The relationship that began with our unique creation in Genesis chapter 1 is continued with all redeemed people today; in His intimate tenderness, the Lord is the ‘friend that sticketh closer than a brother’, Prov. 18. 24. In a day when evolution is held as scientific fact even by some professing Christians, we must remember that man was specially created by God, for God, and with the purpose of obeying and honouring God. To believe otherwise is to undermine the entire foundation of our relationship with God.

Going back to the Calvin illustration earlier, it is worth observing that he wasn’t talking about mankind as a whole, but about himself personally: ‘I’m significant’. The psalmist comprehends both. Not only is mankind as a species significant, so too are individual human beings. The ‘son of man’ here refers to any individual born since Adam, indicating that God is not just concerned with the human race but with each person who makes up that race (seeing that ‘son’ is singular). In fact, God is only ‘mindful’ of man, which suggests a mere remembrance of man, but when referring to God’s relationship with the individual the psalmist uses the more intimate ‘visits’ which implies a greater interest. To ‘visit’ in this context means 'to care for and watch over'. It is a privilege that God remembers mankind as a whole; how much greater it is that He actively cares for individuals like you and me.

We may take as an example the man beside the pool of Bethesda in John chapter 5. His unimportance is highlighted by the fact that he is given no name, being merely ‘a certain man’, v. 5, who has ‘no man … to put [him] into the pool’, v. 7. He is so insignificant that, over the course of thirty-eight years, he has been unable to find anyone to help him. But Jesus ‘saw him’ and ‘knew’ him. Jesus saw a man no one else saw and, more importantly, ‘knew’ him, a word indicating intimate knowledge, hinting at the care Jesus displayed.

The implication is simple: even if you don’t feel it, you are significant. The Bible is full of ‘unimportant’ people who are important to God: the servant girl who told Naaman to visit Elisha, the woman the Lord healed of a twelve-year disease, the young virgin given the honour of being the mother of Jesus. It doesn’t matter what others think of us, nor what we think of ourselves, but what matters is what God thinks of us. And that information is found only in the Bible. Believers of all eras cling to this revelation, ‘I have loved thee with an everlasting love’, Jer. 31. 3.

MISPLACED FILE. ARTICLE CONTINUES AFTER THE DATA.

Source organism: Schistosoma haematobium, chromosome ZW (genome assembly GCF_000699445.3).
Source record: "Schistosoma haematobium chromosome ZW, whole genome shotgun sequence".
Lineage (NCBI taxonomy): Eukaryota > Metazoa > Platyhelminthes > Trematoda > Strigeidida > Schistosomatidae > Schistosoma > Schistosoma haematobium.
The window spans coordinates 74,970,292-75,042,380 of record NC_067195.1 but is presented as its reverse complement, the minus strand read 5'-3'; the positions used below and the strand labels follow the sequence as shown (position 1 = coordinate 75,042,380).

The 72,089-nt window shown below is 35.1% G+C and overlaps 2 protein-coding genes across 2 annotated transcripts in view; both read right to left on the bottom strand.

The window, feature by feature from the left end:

Christians should always remember their humble origins and smallness as tiny drops in the vast ocean of time and space, but this should only throw into relief God’s care for them and His willingness to use them to accomplish His programme in the world. At the National Prayer Breakfast in 2016, Senate Chaplain Dr. Berry Black said this, ‘the value of an object is based on the price someone is willing to pay, and when it dawned on me that God sent His only begotten Son to die for me, no one was able to make me feel inferior again’.1 If you feel belittled, remember you are valuable to God. If you belittle yourself or another Christian, remember that you are belittling someone God deemed so valuable that He sacrificed His Son for them. And being reminded of the value God sees in us, may we be compelled, like the psalmist in verse 9, to claim Him, ‘O [Jehovah] our Lord’, to give Him glory, ‘how excellent is thy name’, and spread His name to all we meet, ‘in all the earth’.

Next time you look at the stars and, like Calvin or King David, question your significance, pause to hear heaven’s reply, ‘chosen’ by God, Eph. 1. 4, ‘loved’ by Christ, Eph. 5. 2, and ‘adopted’ into the family of heaven, Rom. 8. 15. As the children’s chorus puts it: ‘He made you someone special. You’re the only one of your kind’.